I am studying galois theory and came across this idea. Suppose $L/K$ is a galois (?) extension of topological fields. Let $G$ be the group of continuous automorphisms of $L $ over $K$, equipped wirh krull topology.

I would like to show that there is a correspondence

$$ \{\text{closed subgroups of G} \} $$ $$ \leftrightarrow $$ $$ \{ \text{closed intermediate extensions } K \subset F \subset L \} $$

If it can be of any aid, one can try to show that if $K$ is a topological field, then Its algebraic closure $\bar K$ is so, and $K$ has the subspace topology.

It would be good to get a few examples of topological fields, so I ask:

  1. If $k$ is a tf, and $t$ a trascendent element, is $ k(t)$ a tf?
  2. What about if $ t $ is algebraic?
  3. A directed union of topological extensions is a topological extension. Thus from 1,2 would follow that any extension of a topological field is so, because it is the directed union of its finitely generated subextensions, which are towers of primitive extensions.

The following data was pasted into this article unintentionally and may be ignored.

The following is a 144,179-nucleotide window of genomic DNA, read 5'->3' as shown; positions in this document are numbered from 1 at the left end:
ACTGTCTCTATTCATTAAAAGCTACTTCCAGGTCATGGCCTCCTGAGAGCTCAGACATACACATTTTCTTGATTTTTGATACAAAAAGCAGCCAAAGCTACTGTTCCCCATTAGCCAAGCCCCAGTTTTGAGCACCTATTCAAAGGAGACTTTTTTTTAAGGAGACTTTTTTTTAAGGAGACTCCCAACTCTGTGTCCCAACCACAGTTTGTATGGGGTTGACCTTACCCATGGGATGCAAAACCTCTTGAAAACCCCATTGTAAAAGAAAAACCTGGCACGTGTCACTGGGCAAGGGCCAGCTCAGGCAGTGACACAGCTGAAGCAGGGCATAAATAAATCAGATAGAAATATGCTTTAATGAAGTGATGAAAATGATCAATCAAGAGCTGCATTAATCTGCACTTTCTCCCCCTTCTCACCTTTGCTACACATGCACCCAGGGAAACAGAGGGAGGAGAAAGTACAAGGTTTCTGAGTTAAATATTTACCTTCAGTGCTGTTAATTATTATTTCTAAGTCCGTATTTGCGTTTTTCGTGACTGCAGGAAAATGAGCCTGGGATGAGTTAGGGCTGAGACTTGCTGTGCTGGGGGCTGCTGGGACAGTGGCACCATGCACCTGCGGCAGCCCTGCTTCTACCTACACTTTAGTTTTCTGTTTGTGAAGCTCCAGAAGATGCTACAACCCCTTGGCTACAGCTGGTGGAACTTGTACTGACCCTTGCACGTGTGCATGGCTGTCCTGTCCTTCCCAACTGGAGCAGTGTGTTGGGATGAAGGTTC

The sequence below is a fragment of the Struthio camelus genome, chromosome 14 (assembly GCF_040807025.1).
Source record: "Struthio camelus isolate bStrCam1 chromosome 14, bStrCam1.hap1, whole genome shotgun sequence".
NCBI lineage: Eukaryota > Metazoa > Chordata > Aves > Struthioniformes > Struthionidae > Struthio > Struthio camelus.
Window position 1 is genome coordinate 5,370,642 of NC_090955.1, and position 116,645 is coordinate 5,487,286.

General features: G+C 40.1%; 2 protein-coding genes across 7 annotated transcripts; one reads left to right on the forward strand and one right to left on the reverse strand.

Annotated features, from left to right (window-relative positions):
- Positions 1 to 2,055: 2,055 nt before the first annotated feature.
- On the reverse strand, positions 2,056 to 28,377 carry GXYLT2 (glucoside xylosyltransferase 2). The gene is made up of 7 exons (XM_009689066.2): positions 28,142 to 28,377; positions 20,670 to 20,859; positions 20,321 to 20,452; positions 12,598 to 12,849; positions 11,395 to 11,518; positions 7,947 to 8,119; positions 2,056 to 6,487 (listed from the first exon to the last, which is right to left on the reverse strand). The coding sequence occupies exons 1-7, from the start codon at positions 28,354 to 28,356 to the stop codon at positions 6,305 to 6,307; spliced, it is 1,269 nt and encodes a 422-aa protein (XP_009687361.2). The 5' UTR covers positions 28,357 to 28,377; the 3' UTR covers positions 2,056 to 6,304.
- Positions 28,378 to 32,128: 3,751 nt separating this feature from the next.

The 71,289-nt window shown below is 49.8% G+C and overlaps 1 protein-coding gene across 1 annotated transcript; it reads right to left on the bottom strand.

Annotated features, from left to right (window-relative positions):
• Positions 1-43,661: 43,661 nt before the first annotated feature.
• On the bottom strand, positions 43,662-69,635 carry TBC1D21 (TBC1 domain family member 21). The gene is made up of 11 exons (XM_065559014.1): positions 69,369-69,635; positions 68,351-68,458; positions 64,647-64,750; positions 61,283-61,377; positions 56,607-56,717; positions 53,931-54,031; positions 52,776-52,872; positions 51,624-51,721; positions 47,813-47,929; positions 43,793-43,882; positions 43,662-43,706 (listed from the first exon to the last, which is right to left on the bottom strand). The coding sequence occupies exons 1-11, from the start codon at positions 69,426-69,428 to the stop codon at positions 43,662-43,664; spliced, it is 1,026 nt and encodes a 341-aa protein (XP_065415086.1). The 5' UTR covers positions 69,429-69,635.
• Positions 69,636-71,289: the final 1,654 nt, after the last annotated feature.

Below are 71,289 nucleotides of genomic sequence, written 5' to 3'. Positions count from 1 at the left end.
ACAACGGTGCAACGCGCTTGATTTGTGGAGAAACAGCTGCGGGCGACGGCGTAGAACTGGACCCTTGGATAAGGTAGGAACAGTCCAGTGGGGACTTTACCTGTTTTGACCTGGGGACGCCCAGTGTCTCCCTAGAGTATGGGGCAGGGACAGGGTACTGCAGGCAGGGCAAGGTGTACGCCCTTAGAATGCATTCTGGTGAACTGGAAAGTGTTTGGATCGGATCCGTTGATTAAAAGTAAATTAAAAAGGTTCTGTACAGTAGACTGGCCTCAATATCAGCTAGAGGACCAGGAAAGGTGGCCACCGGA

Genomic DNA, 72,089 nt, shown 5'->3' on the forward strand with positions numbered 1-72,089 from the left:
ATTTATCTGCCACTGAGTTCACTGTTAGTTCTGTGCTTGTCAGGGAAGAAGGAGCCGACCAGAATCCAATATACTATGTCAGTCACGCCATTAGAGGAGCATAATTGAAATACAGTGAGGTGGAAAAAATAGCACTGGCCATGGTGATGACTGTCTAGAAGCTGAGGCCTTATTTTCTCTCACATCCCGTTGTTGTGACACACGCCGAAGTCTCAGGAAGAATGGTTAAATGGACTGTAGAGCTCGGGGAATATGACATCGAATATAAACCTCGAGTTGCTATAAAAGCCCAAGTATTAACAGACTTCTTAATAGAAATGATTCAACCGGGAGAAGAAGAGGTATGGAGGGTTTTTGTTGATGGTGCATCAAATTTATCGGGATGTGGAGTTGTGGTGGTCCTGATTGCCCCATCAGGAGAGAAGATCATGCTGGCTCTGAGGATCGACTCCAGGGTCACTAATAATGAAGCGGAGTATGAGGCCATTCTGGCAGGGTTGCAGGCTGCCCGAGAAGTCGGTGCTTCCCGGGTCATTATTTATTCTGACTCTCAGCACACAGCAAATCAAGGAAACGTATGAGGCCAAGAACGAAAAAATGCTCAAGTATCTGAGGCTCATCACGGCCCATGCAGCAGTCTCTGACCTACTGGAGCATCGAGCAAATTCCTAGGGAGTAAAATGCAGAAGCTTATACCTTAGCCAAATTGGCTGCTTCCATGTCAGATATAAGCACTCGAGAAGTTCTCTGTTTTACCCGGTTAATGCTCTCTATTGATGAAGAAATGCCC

And now the final question. Suppose you have $L/K$ a galois extension of tfs with $ K \subset L$ closed, a convergent series $A=\sum a_n $ of elements $ a_n \in L $ such that for every $f \in G$, $f$ permutes the $a_n$. It is true that $A \in K$?

Thank you in advance! Best, Andrea

  • $\begingroup$ Please use MathJax to format your posts: math.meta.stackexchange.com/questions/5020/… $\endgroup$ – jgon Jan 5 '18 at 19:50
  • 1
    $\begingroup$ You’re thinking of extensions that are not of finite degree, I’m sure. My first question to you is whether they are algebraic extensions. My second question is how many specific examples you have found of such extensions $L\supset K$, and what phenomena you have observed so far. $\endgroup$ – Lubin Jan 5 '18 at 22:06
  • $\begingroup$ Yes, they are algebraic extensions. $\endgroup$ – Andrea Marino Jan 6 '18 at 16:49
  • $\begingroup$ About the second question, the second part is actually to find examples of such extensions! For example, it seems to me that C(s1,..., sn) in C(x1,..., xn) is closed and the galois group of permutations act continously (s_k being the elementary symmetric functions of x_j). $\endgroup$ – Andrea Marino Jan 6 '18 at 17:15

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